Every time I watch young Spaniard, Rafael Nadal, I am amazed the young phenom is barely 20-years-old. Unlike his female counterparts, where greatness has been achieved by several former or current players who were still in their teenage years, it usually takes a young man quite a few more years to develop into a world-class professional.
Having said that, I have to admit that Nadal has made the leap to stardom almost as fast as any young male player – barring Boris Becker – ever. Here is a look at Nadal’s career and my brief prediction on what the future may hold for the fiery youngster. Nadal he won his first ATP match in 2002 at the age of 15, defeating Ramon Delgado to become the ninth player in the Open Era to win an ATP match before his 16th birthday.
In 2003, Nadal became the second-youngest player to be ranked among the world’s top 100 singles players and finished the year in the top 50. At his Wimbledon debut in 2003, Nadal became the youngest player (at age 16) to reach the 3rd round since 16-year-old Boris Becker in 1984.
Nadal’s game – and success – really took off in 2005 however. By May of 2005, Nadal’s rapid progression helped him to reach the top five in the world rankings, becoming the youngest player to break into the Top 10 since Andrei Medvedev in 1993.
Nadal also won two ATP Masters Series events to go along with a 24 consecutive match winning streak during early 2005 – the longest winning streak of any teenager in the Open Era – topping Andre Agassi’s run of 23 matches in 1988. In his French Open debut, Nadal defeated the world’s No. 1 player, Roger Federer, in the semifinals on his 19th birthday. Two days later, sporting his trademark white Nike head band, sleeveless shirt, and three-quarter length ‘pirata’ trousers, he became the fourth-youngest Roland Garros champion in the Open Era defeating Argentina’s Mariano Puerta in the final.
He became the seventh player to win a Grand Slam in his first appearance at the event, and the first since Andre Agassi at the 1995 Australian Open. He also became the first teenager to win a Grand Slam since Pete Sampras won the 1990 US Open at age 19. Nadal is the first teenager to win six titles in one calendar year since Agassi in 1988 at the age of 18.
The start of the 2006 season marked the peak of the fierce rivalry between Nadal and Federer. On March 4, Nadal handed Federer his first loss of the 2006 season at the final in Dubai, winning 2-6, 6-4, 6-4. Nadal defeated Federer again at the Monte Carlo Masters 6-2 6-7 6-3 7-6. The two squared off again in the Rome finals. It seemed as though Federer might finally defeat his nemesis thereby ending Nadal’s streak of consecutive clay court matches. However, Nadal fought off two match points and won 6-7 7-6 6-4 2-6 7-6.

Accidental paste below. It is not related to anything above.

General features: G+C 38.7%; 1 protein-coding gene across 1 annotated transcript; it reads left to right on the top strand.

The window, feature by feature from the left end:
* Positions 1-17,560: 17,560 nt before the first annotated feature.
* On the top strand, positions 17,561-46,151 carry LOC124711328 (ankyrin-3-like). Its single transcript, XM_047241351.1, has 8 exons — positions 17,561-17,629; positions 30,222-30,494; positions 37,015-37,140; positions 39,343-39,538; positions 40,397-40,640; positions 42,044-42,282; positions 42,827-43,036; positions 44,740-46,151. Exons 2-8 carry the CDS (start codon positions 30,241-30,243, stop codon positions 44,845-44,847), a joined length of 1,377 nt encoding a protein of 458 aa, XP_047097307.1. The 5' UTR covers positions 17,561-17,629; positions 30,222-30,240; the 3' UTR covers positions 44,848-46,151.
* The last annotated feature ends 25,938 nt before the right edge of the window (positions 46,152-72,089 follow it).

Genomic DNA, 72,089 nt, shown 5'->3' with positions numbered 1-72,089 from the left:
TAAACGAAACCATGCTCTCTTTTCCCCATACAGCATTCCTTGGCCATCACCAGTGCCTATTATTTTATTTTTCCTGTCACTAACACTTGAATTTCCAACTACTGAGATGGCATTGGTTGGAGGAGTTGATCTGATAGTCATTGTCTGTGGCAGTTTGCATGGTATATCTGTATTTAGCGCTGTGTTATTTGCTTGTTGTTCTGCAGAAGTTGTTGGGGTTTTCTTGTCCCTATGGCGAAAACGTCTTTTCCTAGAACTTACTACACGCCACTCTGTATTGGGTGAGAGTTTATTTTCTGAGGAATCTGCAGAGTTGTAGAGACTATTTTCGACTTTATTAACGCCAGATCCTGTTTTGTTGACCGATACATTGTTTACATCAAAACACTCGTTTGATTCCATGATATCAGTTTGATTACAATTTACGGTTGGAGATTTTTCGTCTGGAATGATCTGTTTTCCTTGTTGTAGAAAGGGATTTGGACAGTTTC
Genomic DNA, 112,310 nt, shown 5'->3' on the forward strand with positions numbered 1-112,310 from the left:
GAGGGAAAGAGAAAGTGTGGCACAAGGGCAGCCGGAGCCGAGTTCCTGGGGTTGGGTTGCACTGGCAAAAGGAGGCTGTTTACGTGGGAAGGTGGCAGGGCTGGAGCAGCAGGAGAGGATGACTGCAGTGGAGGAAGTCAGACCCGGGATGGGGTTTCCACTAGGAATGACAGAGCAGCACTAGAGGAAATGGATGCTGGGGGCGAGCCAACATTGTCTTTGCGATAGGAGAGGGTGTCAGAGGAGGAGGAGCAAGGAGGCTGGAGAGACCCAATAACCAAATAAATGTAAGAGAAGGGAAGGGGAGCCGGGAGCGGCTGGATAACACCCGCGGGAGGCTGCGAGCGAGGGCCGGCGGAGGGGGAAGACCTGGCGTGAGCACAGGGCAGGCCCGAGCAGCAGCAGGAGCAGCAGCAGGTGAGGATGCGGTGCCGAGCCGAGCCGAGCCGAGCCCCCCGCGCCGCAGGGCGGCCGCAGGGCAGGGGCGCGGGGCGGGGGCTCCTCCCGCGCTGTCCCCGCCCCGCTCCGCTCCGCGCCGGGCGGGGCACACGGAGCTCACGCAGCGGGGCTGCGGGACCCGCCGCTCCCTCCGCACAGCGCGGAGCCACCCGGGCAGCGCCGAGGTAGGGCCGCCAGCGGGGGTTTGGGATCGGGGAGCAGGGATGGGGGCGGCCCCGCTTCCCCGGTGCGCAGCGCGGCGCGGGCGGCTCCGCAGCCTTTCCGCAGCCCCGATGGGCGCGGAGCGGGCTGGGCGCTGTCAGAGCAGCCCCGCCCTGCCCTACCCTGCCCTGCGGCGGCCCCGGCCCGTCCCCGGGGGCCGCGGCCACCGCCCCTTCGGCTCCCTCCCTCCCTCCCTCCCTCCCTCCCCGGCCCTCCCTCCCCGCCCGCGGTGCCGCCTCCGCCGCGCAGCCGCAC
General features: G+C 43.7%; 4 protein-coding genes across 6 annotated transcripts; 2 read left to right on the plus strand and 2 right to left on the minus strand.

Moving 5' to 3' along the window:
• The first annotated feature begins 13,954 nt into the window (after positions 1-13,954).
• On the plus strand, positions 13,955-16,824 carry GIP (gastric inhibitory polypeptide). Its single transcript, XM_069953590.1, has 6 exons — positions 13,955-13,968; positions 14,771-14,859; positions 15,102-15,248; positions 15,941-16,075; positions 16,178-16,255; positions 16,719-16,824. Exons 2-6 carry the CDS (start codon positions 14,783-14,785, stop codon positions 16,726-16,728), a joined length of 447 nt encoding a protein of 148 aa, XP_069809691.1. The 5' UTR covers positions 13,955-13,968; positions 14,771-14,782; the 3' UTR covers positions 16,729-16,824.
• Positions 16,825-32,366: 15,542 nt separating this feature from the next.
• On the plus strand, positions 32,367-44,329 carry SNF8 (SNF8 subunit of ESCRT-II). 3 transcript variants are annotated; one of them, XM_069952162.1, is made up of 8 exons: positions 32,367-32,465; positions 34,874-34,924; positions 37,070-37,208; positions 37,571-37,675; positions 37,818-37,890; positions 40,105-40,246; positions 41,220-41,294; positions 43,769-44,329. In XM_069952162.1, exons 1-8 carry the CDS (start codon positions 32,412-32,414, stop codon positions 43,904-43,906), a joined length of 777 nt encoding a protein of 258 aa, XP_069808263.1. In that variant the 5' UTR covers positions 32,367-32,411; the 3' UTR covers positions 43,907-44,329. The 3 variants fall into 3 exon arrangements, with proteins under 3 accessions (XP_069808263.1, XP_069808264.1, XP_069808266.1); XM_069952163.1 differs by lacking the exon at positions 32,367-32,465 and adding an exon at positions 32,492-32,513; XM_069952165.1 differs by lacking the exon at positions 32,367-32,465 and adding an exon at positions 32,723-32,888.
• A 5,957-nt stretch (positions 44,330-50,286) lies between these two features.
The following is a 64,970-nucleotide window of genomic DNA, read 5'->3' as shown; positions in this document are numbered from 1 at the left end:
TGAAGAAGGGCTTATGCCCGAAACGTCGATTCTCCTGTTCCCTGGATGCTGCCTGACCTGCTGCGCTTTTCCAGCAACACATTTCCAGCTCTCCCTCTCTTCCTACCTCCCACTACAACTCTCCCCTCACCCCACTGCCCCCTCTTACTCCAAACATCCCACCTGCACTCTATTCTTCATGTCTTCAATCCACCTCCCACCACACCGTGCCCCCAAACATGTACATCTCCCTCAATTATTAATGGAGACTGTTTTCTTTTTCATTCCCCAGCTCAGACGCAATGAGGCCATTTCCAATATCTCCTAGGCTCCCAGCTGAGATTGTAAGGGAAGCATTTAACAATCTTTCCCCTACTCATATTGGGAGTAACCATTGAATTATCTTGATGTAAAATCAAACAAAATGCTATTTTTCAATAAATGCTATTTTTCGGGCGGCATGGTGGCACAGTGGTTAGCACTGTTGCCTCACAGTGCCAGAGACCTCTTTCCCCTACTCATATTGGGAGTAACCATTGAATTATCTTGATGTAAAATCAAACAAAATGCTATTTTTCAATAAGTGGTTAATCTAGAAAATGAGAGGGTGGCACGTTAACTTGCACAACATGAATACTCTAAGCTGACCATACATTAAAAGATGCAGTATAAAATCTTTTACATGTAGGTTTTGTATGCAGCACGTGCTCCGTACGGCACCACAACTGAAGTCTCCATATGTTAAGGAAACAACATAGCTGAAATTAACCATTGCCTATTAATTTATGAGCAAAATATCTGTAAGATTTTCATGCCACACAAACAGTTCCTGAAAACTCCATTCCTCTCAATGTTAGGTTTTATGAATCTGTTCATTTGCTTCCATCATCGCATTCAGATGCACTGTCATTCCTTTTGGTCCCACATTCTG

Nadal broke Guillermo Vilas’s 29-year record of 53 consecutive clay court match victories after defeating Robin SÃ?Â¶derling in the first round of the 2006 French Open. Following the victory, Nadal was presented with a trophy containing the cross section of the construction of a clay court. Vilas was on hand for the ceremony, though he does not exactly praise Nadal for his accomplishment.
The 2006 French Open final was one of the most anticipated matches in the history of the event, pitting No. 1 Federer against No. 2 Nadal in perhaps the most important match of both of their careers. For Federer, the French Open was the missing link in a career Grand Slam – and in holding all four majors simultaneously. For Nadal, he had the enormous task of defending his French Open title as well as that of maintaining a dominant winning record against Federer – something that no other player in all of the ATP could accomplish.
Though Nadal was the clear favorite based on clay-court playing ability, Federer was the overwhelming favorite with the raucous French crowd. Everyone expected a highly competitive match, much like the ones that they had played in the last three Masters tournaments. Yet, the first two sets were hardly competitive as the fierce rivals traded 6-1 sets. Nadal steamrolled over Federer through sets 3 and 4, when Federer finally broke Nadal’s serve deep in the 4th set, and forced a tiebreak which Nadal eventually won.
With an undefeated 2006 clay court season, Nadal firmly stamped himself as the dominant clay-court player in the world, and as the only player to have Roger Federer’s number, so to speak. Seeded No. 2 going into Wimbledon, Nadal reached the finals against all odds, securing a match against Roger Federer by beating Marcos Baghdatis in the semifinals. During his run, Nadal was two points from defeat against American qualifier Robert Kendrick in the second round before coming back to win in five sets. Nadal also defeated Andre Agassi in the third round, in Agassi’s final performance at Wimbledon before his retirement following the upcoming US Open.
All seven of the previous Nadal/Federer encounters had been played on either clay or hard courts; however, Wimbledon is played on a grass surface, which is Federer’s preferred surface, having won the title for three consecutive years. Though Nadal acquitted himself well in the final after a sluggish start, victory was not forthcoming, as he fell in four sets, 6-0 7-6 6-7 6-3, cementing Federer’s position at the top of the world rankings.
Despite the loss, Nadal far surpassed all expectations – except maybe his own – by reaching the finals and winning more matches at the tournament than he’d ever won on grass in his entire career. Nadal currently has a 60-match clay court winning streak-an Open Era record for a male player – and is one of only two people to win the French Open on their first attempt, the first being Mats Wilander in 1982. By defending his title in 2006, he is a perfect 14-0 in the tournament.
All I can say about “Rafa” is that this kid has a future as bright as ay young player I’ve seen in quite some time – and I don’t mean Andy Roddick either.